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J Clin Endocrinol Metab. 2005 Nov;90(11):6263-7. Epub 2005 Aug 30.

Success of testicular sperm extraction [corrected] and intracytoplasmic sperm injection in men with Klinefelter syndrome.

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  • 1The James Buchanan Brady Foundation, Department of Urology, and The Center for Reproductive Medicine and Infertility, The New York-Weill Cornell Medical Center, and the Population Council, New York, New York 10021, USA.

Erratum in

  • J Clin Endocrinol Metab. 2006 Oct;91(10):4027.



The aim of this study was to report the successful fertility treatment of men with Klinefelter syndrome using testicular sperm extraction (TESE) and intracytoplasmic sperm injection (ICSI).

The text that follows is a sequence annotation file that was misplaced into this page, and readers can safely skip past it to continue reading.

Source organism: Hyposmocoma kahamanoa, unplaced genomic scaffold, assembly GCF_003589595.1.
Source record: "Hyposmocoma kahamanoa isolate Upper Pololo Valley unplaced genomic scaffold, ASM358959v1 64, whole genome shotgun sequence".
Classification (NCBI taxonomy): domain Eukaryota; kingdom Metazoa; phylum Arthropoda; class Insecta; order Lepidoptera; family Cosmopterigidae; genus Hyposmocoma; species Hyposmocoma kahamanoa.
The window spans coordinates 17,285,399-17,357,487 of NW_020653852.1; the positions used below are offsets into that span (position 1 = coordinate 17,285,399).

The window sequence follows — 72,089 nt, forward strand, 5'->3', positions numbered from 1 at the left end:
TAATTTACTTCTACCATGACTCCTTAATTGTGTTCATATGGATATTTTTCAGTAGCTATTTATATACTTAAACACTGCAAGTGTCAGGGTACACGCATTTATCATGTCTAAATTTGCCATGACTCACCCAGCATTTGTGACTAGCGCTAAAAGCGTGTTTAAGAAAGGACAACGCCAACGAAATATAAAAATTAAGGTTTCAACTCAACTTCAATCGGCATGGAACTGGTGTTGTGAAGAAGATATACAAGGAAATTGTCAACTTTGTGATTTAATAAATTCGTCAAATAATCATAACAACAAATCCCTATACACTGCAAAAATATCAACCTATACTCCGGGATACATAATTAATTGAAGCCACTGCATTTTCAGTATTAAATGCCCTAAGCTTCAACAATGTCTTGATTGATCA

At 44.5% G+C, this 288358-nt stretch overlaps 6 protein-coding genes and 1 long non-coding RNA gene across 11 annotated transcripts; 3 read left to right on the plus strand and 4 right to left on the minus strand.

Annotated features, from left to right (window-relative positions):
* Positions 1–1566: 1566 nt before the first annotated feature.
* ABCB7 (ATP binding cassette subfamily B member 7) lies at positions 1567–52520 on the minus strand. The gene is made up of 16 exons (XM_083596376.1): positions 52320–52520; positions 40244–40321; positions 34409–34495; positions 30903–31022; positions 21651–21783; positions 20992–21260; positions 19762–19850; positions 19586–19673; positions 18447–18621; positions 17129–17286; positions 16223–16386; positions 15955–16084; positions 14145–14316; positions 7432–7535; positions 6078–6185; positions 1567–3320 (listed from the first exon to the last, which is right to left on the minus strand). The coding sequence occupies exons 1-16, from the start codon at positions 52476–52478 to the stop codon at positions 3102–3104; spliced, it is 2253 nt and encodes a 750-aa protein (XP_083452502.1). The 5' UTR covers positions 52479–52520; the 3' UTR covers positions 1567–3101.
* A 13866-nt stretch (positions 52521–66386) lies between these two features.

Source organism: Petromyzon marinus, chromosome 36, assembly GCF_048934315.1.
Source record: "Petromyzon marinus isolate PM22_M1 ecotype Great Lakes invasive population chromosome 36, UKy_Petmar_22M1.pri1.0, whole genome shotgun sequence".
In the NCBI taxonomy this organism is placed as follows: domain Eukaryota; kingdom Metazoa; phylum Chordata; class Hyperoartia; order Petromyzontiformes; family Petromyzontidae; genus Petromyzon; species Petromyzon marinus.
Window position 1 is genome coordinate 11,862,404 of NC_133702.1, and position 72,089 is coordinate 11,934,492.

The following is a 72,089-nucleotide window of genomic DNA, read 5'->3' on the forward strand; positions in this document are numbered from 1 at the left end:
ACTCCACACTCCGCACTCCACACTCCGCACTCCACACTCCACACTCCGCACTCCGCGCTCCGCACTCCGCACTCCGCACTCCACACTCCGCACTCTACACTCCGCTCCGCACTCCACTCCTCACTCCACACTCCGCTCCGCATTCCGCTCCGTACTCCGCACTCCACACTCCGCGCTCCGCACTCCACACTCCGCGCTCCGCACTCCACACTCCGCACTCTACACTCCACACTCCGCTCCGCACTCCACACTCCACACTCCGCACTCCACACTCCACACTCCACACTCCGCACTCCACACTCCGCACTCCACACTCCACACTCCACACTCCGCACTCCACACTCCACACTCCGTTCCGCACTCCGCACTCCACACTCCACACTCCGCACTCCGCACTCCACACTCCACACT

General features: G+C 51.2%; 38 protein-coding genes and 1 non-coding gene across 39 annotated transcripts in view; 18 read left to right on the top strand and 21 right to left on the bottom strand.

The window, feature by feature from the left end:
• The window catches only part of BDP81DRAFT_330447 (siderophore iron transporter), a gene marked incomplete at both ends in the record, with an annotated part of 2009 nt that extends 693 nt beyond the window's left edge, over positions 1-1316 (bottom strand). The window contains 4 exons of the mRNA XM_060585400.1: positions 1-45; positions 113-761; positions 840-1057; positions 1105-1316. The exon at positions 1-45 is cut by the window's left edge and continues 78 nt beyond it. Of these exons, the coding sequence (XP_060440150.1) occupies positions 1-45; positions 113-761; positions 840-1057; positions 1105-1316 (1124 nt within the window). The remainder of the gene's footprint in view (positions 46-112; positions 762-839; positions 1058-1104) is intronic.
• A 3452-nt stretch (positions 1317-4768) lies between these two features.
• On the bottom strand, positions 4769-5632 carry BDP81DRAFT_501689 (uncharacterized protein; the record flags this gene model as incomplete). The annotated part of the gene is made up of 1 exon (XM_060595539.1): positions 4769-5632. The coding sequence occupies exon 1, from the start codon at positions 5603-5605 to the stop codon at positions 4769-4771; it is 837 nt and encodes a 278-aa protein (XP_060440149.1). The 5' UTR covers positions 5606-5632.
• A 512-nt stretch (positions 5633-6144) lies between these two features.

A total of 42 men with Klinefelter syndrome who underwent 54 TESE procedures were identified. Before TESE, patients with serum testosterone levels less than 15.6 nmol/liter were treated with an aromatase inhibitor. Sperm retrieval rates and results of ICSI, including fertilization and clinical pregnancy, were collected.


Mean pretreatment FSH and testosterone levels were 33.2 IU/liter and 9.8 nmol/liter. During medical therapy, the mean testosterone level rose to 17.0 nmol/liter (P < 0.01). Spermatozoa were found during 39 microdissection TESE procedures, on the day before, or day of oocyte retrieval during a programmed in vitro fertilization cycle. The sperm retrieval rate was 72% (39 of 54) per TESE attempt, and 29 of the 42 different men (69%) had adequate sperm found for ICSI. Thirty-three in vitro fertilization cycles yielded embryos for transfer in the 39 (85%) cycles with sperm retrieved. Eighteen clinical pregnancies have resulted in 21 live births [18 of 39 (46%)]. All children had a normal karyotype.


TESE/ICSI is a successful intervention for the majority of patients with azoospermia and Klinefelter syndrome. Sperm retrieval and ICSI success in men with Klinefelter syndrome are comparable with other men with nonobstructive azoospermia treated at our center.

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